Alaska Fish Adjust to Climate Change by Following Spawning Salmon
Fish in Alaska may be adjusting to climate change. Scientists have found that Dolly Varden, a species of char, can keep feasting on a preferred food source-salmon eggs-even as temperatures rise and the climate continues to shift.
As the world's climate changes, species are adapting in various ways. Birds are changing the timing of their migration, and other species are shifting into new habitats. The resiliency of species to climate change, in fact, may very well depend on how well they adapt to climate-driven changes in their food and habitat.
In this case, the Dolly Varden seems to be able to successfully shift as the climate changes. Instead of taking its migration cues from environmental variables, the species instead directly takes its cues off the presence of salmon.
"Despite warming temperatures and shifting salmon migrations, Dolly Varden do a great job of following their food," said Chris Sergeant, lead author of the new study, in a news release. "Species that can handle a high degree of variability are the ones that should be most resilient to further changes associated with climate."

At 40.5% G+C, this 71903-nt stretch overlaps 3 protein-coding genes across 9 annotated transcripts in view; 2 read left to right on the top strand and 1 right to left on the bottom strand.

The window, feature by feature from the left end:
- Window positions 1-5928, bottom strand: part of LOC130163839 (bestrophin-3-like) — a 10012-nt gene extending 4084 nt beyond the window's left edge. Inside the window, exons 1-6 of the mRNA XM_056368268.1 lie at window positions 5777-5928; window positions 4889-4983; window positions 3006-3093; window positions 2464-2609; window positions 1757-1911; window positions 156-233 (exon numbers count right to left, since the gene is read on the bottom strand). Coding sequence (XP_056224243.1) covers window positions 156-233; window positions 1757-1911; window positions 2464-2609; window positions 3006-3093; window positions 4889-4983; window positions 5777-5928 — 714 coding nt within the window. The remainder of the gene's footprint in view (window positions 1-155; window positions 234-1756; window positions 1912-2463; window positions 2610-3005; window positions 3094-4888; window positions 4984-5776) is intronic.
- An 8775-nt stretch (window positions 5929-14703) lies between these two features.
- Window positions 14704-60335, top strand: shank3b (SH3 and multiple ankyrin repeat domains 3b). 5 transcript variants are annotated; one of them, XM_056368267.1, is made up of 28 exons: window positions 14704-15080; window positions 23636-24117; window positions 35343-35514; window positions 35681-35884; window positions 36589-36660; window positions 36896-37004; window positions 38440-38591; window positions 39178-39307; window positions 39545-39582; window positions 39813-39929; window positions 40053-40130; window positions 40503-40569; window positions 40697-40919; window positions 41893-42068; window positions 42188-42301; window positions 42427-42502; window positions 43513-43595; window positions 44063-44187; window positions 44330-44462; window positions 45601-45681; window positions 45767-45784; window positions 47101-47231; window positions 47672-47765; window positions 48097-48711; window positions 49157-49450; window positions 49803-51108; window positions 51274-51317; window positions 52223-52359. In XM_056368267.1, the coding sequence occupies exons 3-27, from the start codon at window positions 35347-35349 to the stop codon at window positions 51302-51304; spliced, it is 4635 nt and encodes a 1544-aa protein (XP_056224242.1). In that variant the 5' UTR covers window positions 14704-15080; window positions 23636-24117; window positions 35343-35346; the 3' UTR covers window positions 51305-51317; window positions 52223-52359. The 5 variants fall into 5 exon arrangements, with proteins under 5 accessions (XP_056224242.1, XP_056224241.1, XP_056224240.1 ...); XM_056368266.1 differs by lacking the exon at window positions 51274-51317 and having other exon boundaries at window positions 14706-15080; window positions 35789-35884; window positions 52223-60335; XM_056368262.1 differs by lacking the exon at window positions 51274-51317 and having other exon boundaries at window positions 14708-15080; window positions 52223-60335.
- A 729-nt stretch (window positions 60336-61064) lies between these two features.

Dolly Varden rely on salmon eggs to survive, and they gorge themselves during the summer. Eggs from any single species of salmon may be available only during a narrow spawning window of two to six weeks, which means Dolly Varden need to follow salmon migrations closely.
Salmon have actually started migrating to their spawning grounds earlier. Rather than falling out of sync with salmon, though, the Dolly Varden have also adjusted their annual migrations to stick with the salmon. This, in particular, reveals that these fish are able to adapt to changing conditions.
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